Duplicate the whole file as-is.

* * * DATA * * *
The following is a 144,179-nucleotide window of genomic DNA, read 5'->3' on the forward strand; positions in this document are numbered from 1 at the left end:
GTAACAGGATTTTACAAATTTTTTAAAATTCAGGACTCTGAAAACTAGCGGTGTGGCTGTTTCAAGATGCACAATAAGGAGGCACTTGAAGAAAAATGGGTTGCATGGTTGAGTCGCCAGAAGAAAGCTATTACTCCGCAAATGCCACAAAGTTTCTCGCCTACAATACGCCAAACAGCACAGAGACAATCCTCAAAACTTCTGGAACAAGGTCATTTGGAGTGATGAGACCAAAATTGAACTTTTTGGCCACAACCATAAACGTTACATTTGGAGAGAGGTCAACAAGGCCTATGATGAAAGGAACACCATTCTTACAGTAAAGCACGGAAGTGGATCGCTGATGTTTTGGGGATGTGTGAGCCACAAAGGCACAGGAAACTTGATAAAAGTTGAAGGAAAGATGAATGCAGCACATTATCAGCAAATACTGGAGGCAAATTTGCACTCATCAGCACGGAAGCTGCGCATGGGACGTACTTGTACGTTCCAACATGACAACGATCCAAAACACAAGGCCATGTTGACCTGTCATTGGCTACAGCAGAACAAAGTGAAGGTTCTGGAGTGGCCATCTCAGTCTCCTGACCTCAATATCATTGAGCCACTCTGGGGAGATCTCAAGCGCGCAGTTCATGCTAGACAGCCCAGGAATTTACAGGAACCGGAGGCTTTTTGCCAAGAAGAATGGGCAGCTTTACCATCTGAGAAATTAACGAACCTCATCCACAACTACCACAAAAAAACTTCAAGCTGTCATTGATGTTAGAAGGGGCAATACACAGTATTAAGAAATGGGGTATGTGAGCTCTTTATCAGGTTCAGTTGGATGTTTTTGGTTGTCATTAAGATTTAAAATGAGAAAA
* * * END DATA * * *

The following is a 144,179-nucleotide window of genomic DNA, read 5'->3' on the forward strand; positions in this document are numbered from 1 at the left end:
GTAACAGGATTTTACAAATTTTTTAAAATTCAGGACTCTGAAAACTAGCGGTGTGGCTGTTTCAAGATGCACAATAAGGAGGCACTTGAAGAAAAATGGGTTGCATGGTTGAGTCGCCAGAAGAAAGCTATTACTCCGCAAATGCCACAAAGTTTCTCGCCTACAATACGCCAAACAGCACAGAGACAATCCTCAAAACTTCTGGAACAAGGTCATTTGGAGTGATGAGACCAAAATTGAACTTTTTGGCCACAACCATAAACGTTACATTTGGAGAGAGGTCAACAAGGCCTATGATGAAAGGAACACCATTCTTACAGTAAAGCACGGAAGTGGATCGCTGATGTTTTGGGGATGTGTGAGCCACAAAGGCACAGGAAACTTGATAAAAGTTGAAGGAAAGATGAATGCAGCACATTATCAGCAAATACTGGAGGCAAATTTGCACTCATCAGCACGGAAGCTGCGCATGGGACGTACTTGTACGTTCCAACATGACAACGATCCAAAACACAAGGCCATGTTGACCTGTCATTGGCTACAGCAGAACAAAGTGAAGGTTCTGGAGTGGCCATCTCAGTCTCCTGACCTCAATATCATTGAGCCACTCTGGGGAGATCTCAAGCGCGCAGTTCATGCTAGACAGCCCAGGAATTTACAGGAACCGGAGGCTTTTTGCCAAGAAGAATGGGCAGCTTTACCATCTGAGAAATTAACGAACCTCATCCACAACTACCACAAAAAAACTTCAAGCTGTCATTGATGTTAGAAGGGGCAATACACAGTATTAAGAAATGGGGTATGTGAGCTCTTTATCAGGTTCAGTTGGATGTTTTTGGTTGTCATTAAGATTTAAAATGAGAAAA